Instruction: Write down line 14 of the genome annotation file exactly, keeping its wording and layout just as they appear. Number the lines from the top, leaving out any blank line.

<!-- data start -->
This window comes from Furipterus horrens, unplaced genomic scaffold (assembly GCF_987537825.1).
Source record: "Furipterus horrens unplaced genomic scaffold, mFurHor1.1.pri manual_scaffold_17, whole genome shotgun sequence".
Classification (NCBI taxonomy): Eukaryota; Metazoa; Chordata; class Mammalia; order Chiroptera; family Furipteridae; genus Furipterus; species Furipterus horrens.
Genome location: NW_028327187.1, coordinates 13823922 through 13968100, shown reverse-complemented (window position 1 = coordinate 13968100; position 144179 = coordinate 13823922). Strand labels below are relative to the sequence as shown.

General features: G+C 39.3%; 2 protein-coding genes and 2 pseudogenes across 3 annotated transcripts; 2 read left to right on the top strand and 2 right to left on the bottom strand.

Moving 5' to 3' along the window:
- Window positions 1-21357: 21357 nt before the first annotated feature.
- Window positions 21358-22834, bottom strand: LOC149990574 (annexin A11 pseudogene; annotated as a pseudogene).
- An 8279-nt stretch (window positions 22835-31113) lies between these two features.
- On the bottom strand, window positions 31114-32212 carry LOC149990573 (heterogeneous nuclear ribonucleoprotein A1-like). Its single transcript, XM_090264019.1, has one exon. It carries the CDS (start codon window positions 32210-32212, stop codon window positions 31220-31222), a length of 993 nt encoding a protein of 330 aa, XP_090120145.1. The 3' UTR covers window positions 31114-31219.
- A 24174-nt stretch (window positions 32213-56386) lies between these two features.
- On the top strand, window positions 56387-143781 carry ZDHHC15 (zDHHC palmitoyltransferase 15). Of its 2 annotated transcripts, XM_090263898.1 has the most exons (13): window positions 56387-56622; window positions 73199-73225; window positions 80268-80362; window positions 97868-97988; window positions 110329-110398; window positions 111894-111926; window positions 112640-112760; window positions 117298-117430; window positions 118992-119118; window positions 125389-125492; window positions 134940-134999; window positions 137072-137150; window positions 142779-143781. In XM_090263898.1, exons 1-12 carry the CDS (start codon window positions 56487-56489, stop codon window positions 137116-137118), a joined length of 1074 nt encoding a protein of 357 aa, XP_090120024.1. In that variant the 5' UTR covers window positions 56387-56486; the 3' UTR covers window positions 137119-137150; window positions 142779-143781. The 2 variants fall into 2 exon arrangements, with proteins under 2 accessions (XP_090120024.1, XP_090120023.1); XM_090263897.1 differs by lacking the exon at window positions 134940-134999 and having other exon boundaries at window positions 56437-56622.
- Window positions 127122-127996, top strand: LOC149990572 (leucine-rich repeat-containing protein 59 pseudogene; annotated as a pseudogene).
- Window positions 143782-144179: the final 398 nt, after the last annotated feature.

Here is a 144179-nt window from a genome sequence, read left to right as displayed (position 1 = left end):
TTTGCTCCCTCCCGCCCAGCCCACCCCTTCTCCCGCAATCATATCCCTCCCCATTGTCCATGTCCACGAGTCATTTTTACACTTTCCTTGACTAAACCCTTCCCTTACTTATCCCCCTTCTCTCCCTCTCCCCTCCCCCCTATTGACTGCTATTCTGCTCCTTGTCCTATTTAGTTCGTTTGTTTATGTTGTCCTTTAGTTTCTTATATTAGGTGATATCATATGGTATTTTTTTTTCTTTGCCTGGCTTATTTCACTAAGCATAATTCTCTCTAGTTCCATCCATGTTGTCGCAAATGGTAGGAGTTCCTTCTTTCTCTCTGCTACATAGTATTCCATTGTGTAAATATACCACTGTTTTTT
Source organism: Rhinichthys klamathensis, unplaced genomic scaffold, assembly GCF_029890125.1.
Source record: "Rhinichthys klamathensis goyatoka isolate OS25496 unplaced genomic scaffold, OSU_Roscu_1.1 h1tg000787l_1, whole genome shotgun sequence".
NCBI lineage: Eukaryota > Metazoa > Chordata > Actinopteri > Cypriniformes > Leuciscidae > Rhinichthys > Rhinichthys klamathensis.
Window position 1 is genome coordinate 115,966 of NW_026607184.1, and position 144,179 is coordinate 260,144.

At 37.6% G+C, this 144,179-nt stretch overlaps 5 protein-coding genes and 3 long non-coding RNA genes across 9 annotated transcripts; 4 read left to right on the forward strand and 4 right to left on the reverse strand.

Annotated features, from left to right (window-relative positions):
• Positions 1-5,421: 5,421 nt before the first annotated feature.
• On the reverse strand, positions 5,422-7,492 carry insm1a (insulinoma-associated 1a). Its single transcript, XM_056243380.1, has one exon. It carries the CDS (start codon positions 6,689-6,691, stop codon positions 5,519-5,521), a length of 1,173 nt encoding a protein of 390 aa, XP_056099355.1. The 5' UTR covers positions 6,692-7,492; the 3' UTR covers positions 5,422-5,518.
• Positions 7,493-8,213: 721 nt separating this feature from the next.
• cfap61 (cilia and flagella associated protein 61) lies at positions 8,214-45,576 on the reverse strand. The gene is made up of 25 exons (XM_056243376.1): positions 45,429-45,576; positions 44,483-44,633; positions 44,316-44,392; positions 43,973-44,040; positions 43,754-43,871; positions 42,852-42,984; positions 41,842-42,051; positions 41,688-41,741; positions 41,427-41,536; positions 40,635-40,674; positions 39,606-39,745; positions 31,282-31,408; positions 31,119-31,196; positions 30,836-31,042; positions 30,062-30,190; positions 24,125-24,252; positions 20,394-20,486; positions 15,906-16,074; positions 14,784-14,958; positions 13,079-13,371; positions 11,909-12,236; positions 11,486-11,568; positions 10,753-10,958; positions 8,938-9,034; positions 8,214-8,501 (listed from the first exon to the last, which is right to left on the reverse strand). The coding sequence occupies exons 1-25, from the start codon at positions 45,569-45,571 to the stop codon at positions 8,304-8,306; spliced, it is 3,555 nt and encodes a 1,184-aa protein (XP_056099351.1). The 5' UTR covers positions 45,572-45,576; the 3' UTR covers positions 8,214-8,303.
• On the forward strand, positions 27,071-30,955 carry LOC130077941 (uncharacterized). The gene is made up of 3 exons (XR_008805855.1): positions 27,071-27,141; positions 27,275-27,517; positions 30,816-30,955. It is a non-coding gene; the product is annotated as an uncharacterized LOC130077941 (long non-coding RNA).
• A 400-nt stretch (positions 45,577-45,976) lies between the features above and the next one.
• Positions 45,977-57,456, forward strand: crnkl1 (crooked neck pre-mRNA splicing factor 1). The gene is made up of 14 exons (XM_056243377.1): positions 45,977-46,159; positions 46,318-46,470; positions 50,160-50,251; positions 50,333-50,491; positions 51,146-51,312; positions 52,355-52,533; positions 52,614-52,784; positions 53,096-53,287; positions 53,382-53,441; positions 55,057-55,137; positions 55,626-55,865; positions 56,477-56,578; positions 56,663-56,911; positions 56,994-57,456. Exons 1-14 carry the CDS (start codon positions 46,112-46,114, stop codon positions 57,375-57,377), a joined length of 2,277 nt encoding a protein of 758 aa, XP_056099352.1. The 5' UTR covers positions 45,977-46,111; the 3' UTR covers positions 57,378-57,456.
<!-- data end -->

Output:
- Window positions 143782-144179: the final 398 nt, after the last annotated feature.